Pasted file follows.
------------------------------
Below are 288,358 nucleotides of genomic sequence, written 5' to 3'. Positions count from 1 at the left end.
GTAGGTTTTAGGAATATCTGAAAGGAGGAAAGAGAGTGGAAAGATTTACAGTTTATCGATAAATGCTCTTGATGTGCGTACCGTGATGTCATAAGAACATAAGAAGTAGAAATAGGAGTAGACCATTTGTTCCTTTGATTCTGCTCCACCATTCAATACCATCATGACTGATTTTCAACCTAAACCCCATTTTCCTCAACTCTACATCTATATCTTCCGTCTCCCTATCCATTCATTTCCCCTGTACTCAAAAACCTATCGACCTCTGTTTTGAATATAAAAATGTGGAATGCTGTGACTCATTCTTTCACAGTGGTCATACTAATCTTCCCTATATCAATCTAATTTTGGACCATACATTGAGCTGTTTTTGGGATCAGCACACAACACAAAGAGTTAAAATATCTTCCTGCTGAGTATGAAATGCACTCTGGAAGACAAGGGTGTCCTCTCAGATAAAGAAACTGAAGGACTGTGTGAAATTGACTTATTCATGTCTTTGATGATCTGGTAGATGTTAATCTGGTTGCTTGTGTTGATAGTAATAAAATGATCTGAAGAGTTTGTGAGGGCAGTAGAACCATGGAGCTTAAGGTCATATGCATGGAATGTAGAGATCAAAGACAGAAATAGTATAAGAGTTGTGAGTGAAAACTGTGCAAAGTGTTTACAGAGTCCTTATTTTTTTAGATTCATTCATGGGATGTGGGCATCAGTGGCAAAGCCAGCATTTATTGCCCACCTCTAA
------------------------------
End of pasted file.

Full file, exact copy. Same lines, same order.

Below are 288,358 nucleotides of genomic sequence, written 5' to 3'. Positions count from 1 at the left end.
GTAGGTTTTAGGAATATCTGAAAGGAGGAAAGAGAGTGGAAAGATTTACAGTTTATCGATAAATGCTCTTGATGTGCGTACCGTGATGTCATAAGAACATAAGAAGTAGAAATAGGAGTAGACCATTTGTTCCTTTGATTCTGCTCCACCATTCAATACCATCATGACTGATTTTCAACCTAAACCCCATTTTCCTCAACTCTACATCTATATCTTCCGTCTCCCTATCCATTCATTTCCCCTGTACTCAAAAACCTATCGACCTCTGTTTTGAATATAAAAATGTGGAATGCTGTGACTCATTCTTTCACAGTGGTCATACTAATCTTCCCTATATCAATCTAATTTTGGACCATACATTGAGCTGTTTTTGGGATCAGCACACAACACAAAGAGTTAAAATATCTTCCTGCTGAGTATGAAATGCACTCTGGAAGACAAGGGTGTCCTCTCAGATAAAGAAACTGAAGGACTGTGTGAAATTGACTTATTCATGTCTTTGATGATCTGGTAGATGTTAATCTGGTTGCTTGTGTTGATAGTAATAAAATGATCTGAAGAGTTTGTGAGGGCAGTAGAACCATGGAGCTTAAGGTCATATGCATGGAATGTAGAGATCAAAGACAGAAATAGTATAAGAGTTGTGAGTGAAAACTGTGCAAAGTGTTTACAGAGTCCTTATTTTTTTAGATTCATTCATGGGATGTGGGCATCAGTGGCAAAGCCAGCATTTATTGCCCACCTCTAA